The discovery of a murder in Philadelphia in October 1894 opened the door to a case that few could believe. Marion Hedgepeth, a one-time cellmate of a man who went by the name H.M. Howard, informed police about a recent scam. It involved insuring a man named Benjamin Pitezel for $10,000 with the Fidelity Mutual Life Association in 1893 in Chicago, and then faking his death in a laboratory explosion by substituting a cadaver. All participants were then to split the insurance payment, but Howard had reneged and run off with the money. Hedgepeth was informing on him as payback, and his detailed letter about the scheme was passed along to the company. In short order, they …show more content…
Holmes had offered rooms to young women arriving to attend the fair, but many of those women associated with him had disappeared. In addition, he had employed a number of young women, who also had disappeared. From what could be reconstructed, it seemed that Holmes had tortured and murdered these women, disposing of their corpses in his furnace in the cellar or defleshing them and selling the skeletons to medical schools.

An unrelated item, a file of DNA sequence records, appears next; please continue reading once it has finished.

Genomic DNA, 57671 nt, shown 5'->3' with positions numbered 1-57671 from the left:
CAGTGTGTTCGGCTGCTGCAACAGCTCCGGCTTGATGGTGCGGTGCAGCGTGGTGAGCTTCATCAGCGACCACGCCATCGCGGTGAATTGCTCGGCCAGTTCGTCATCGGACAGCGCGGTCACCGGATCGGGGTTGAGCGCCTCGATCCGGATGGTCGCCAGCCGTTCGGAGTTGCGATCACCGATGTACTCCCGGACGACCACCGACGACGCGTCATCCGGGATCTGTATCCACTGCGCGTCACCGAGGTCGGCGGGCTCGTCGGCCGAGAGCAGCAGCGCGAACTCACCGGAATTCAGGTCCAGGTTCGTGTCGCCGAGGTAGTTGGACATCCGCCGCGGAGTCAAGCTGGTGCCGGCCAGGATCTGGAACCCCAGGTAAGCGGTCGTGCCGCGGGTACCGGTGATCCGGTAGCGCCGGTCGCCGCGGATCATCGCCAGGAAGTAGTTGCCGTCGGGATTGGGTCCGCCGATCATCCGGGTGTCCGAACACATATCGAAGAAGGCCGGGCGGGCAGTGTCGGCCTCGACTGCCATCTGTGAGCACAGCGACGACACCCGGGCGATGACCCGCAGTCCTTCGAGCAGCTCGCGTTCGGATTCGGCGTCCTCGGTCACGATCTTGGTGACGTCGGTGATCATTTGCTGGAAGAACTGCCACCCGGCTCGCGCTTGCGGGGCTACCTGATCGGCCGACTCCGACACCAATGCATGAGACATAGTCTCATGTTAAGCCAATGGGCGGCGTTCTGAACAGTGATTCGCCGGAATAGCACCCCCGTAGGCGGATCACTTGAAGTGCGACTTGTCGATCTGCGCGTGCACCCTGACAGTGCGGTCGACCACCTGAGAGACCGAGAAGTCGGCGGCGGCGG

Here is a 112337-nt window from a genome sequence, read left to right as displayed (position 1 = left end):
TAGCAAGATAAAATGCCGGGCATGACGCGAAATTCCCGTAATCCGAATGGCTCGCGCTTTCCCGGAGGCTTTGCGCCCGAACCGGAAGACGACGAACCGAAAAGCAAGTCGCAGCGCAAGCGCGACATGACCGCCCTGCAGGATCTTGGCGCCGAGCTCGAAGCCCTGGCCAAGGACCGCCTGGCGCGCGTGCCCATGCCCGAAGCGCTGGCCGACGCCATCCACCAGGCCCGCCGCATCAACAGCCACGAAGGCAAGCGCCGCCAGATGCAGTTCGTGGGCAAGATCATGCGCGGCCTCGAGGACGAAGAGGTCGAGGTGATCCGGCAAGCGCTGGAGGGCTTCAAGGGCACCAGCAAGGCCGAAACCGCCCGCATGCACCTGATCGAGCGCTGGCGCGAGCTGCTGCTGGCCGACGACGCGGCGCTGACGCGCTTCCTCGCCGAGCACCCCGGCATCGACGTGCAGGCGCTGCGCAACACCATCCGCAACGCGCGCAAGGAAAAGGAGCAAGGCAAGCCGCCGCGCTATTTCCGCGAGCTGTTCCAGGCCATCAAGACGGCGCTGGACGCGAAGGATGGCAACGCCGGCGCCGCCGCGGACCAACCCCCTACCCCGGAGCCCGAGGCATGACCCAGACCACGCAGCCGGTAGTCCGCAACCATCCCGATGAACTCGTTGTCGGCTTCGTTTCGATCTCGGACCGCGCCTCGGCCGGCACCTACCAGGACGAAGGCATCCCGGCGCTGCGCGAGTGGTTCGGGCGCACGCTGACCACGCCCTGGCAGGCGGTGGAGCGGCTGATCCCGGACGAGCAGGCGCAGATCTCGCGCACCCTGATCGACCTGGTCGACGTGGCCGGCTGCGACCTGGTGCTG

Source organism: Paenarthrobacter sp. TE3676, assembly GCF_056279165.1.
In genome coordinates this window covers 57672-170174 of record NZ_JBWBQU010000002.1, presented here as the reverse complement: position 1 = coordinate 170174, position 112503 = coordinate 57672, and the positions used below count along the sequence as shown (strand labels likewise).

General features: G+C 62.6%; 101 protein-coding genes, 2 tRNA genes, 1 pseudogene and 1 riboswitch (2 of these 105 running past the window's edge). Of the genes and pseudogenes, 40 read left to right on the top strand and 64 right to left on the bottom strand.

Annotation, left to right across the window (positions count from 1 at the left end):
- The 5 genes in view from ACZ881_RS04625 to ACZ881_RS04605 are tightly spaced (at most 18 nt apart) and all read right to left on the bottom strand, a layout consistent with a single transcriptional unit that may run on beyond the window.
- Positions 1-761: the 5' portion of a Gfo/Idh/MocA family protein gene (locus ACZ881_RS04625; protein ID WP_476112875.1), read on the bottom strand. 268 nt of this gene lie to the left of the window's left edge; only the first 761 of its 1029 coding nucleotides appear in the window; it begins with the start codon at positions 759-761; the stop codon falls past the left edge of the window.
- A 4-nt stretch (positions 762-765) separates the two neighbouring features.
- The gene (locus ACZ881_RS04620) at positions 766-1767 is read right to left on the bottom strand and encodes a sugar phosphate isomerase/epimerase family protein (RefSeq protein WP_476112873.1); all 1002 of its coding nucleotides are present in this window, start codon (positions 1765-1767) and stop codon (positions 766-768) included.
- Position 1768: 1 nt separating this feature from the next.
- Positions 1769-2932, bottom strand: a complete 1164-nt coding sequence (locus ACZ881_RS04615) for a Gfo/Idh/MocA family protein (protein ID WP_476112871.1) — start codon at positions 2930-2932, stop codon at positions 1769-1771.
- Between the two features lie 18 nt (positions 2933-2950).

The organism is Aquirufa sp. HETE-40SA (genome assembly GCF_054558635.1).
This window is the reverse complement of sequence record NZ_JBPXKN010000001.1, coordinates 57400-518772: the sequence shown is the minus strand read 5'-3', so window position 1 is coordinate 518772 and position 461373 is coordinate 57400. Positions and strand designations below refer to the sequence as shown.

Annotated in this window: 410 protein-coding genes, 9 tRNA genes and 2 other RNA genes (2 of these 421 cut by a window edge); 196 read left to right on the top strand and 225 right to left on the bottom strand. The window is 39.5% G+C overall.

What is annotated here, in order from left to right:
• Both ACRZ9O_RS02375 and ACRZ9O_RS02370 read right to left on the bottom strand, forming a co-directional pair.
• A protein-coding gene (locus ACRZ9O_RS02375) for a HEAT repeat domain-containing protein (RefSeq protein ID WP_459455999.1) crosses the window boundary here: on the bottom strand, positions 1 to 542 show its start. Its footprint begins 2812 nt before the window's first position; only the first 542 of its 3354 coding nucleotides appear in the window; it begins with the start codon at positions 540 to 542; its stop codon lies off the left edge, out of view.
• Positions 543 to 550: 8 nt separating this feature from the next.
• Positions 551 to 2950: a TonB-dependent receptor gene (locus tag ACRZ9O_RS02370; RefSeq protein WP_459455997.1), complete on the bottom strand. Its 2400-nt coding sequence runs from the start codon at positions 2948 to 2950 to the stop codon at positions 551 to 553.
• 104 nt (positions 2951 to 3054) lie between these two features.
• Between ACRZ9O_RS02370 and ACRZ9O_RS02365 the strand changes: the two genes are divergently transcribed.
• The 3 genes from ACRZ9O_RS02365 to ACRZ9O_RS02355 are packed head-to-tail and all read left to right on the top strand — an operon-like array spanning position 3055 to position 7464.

Schechter describes what the place was like: Holmes’ Castle included soundproof sleeping chambers with peepholes, asbestos-padded walls, gas pipes, sliding walls, and vents that Holmes controlled from another room. Many of the rooms had low ceilings and trapdoors in the floors, with ladders leading to smaller rooms below. The building had secret passages, false floors, rooms with torture equipment, and a specially equipped surgery. There were also greased chutes that emptied into a two-level cellar, in which Holmes had installed a large furnace. There was even an asbestos-lined chamber with gas pipes and evidence of something having been burned inside. It was believed that Holmes placed his chosen victims into the special chambers into which he then pumped lethal gas, controlled from his own bedroom, and then watched them react. Apparently, he gained some fiendish pleasure from this activity. Sometimes he'd ignite the gas to incinerate them, or perhaps even place them on the “elasticity determinator,” an elongated bed with straps, to see how far the human body could be stretched. When finished, he might have slid the corpses down the chutes into his cellar, where vats of acid and other chemicals awaited them. (Many more details about Holmes’ activities here can be found in Schecter’s and Larson’s